Retinoids have already transformed one rare type of fatal leukemia into a curable disease
An antidepressant combined with a drug derived from vitamin A could be used to treat a common adult form of leukemia, according to laboratory research led by a team at The Institute of Cancer Research (ICR).
A retinoid called all-trans retinoic acid (ATRA), which is a vitamin A-derivative, is already used successfully to treat a rare sub-type of acute myeloid leukemia (AML) *, however this drug has not been effective for the more common types of AMLs.
Team leader Dr Arthur Zelent and colleagues at the ICR, with principal funding from leukemia & Lymphoma Research, have been working to unlock the potential of retinoids to treat other patients with AML. In a paper recenlty published in Nature Medicine, they show that the key could be an antidepressant called tranylcypromine (TCP).
“Retinoids have already transformed one rare type of fatal leukemia into a curable disease. We’ve now found a way to harness these powerful drugs to treat far more common types of leukemia,” senior author Dr Zelent, from the ICR, said. “Until now, it’s been a mystery why the other forms of AML don’t respond to this drug. Our study revealed that there was a molecular block that could be reversed with a second drug that is already commonly used as an antidepressant. We think this is a very promising strategy, and if these findings can be replicated in patients the potential benefits are enormous.”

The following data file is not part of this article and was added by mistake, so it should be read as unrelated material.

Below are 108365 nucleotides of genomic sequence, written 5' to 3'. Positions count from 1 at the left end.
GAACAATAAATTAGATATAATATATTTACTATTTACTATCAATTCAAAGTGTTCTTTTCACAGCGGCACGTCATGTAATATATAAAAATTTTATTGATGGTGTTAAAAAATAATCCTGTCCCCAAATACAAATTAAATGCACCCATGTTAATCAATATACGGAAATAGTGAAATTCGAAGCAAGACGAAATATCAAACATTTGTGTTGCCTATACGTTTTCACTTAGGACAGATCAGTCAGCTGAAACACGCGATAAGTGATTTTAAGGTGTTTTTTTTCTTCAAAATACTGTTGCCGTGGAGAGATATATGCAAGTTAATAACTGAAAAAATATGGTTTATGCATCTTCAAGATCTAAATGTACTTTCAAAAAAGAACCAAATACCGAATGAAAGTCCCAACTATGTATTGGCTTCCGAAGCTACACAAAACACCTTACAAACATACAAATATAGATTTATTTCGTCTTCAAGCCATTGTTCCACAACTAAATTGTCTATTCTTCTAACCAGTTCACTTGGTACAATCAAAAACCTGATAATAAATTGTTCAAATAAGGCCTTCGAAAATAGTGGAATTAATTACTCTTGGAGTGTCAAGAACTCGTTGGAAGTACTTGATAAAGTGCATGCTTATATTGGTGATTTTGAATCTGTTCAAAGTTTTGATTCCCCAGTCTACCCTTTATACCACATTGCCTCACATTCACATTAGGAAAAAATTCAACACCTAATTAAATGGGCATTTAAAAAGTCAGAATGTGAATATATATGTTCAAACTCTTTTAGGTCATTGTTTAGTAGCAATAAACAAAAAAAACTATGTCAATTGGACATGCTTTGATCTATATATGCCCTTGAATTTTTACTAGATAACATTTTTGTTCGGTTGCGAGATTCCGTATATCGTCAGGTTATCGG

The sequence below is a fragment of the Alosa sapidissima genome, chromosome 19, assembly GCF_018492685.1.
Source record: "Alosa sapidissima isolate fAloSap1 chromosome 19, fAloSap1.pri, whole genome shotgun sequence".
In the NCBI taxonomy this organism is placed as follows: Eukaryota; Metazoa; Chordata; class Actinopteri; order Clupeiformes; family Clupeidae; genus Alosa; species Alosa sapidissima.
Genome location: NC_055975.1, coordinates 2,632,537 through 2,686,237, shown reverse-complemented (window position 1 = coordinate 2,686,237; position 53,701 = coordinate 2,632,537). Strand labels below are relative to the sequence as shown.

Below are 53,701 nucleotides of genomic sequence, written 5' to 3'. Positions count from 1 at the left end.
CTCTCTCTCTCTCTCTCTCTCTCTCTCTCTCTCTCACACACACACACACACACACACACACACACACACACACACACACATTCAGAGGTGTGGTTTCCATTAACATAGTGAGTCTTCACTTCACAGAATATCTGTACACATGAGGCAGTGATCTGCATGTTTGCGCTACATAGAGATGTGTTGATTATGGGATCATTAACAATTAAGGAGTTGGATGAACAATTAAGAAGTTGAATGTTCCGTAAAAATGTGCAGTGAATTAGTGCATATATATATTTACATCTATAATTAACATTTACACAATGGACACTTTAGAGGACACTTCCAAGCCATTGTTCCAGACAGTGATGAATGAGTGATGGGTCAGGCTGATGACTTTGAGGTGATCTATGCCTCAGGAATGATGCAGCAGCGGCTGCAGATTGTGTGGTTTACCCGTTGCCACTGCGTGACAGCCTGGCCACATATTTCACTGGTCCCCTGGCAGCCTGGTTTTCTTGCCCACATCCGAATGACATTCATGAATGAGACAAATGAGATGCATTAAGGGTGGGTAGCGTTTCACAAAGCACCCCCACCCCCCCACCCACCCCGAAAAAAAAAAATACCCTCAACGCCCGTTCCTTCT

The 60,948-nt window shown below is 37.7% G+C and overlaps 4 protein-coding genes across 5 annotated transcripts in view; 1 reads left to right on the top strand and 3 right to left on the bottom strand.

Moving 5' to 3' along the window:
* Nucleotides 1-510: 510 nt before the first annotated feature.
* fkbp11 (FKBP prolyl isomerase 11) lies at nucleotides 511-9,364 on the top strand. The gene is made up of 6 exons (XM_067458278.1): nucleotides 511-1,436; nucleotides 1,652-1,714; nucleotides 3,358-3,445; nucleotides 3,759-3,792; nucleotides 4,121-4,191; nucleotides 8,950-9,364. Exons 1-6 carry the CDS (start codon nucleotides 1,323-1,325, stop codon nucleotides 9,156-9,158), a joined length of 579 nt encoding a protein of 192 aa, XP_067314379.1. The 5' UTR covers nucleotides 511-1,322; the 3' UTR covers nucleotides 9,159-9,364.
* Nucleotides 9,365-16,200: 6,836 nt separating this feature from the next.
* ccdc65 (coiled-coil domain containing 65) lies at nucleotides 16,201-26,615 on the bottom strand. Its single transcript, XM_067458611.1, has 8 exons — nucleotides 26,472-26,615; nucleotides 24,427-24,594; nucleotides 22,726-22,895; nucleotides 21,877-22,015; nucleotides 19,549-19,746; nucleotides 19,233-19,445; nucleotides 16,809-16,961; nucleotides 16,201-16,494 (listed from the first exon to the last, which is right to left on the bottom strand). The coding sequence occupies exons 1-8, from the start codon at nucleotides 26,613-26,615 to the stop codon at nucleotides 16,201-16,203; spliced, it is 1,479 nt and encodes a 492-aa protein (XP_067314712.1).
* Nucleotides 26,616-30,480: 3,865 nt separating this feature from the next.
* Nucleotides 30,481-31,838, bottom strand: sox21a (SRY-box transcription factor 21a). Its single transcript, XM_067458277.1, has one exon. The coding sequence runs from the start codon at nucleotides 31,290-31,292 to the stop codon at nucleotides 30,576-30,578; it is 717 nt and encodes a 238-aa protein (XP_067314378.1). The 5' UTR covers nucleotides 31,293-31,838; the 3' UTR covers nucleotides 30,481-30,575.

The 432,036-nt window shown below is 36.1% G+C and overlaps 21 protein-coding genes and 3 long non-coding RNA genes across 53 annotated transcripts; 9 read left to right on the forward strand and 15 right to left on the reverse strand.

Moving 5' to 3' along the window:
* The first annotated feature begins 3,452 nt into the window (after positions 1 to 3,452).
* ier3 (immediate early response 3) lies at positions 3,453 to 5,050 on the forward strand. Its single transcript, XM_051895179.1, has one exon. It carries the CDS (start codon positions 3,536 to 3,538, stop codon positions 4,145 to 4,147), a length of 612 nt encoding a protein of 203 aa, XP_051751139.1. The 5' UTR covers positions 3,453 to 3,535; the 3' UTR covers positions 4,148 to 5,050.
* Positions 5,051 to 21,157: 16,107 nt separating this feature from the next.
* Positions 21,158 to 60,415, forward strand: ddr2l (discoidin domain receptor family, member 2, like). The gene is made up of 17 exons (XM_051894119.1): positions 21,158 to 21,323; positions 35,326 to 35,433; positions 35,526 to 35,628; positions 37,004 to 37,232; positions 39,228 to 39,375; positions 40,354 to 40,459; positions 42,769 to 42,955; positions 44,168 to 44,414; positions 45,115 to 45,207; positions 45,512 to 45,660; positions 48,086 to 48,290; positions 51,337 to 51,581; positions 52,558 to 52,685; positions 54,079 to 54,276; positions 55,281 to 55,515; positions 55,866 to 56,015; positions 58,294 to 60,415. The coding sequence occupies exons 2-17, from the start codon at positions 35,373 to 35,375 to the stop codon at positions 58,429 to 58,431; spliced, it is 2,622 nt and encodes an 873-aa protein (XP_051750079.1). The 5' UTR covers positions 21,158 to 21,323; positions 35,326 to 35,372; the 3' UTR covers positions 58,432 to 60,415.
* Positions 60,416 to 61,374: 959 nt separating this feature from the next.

ATRA works by encouraging the leukemia cells to mature and die naturally. The team thinks the failure of AML to respond to this drug may be due to genes that ATRA normally targets becoming switched off. In their search for a drug that could be used to reboot the activity of ATRA, the team looked to an emerging area of research called epigenetics. Epigenetic drugs do not target genes directly but instead target whether genes are switched on or off. They discovered that inhibiting an enzyme called LSD1, using TCP, could switch these genes on again and make the cancer cells susceptible to ATRA.
Along with collaborators at the University of Münster in Germany, the team have already started a Phase II clinical trial of the drug combination in acute myeloid leukemia patients.
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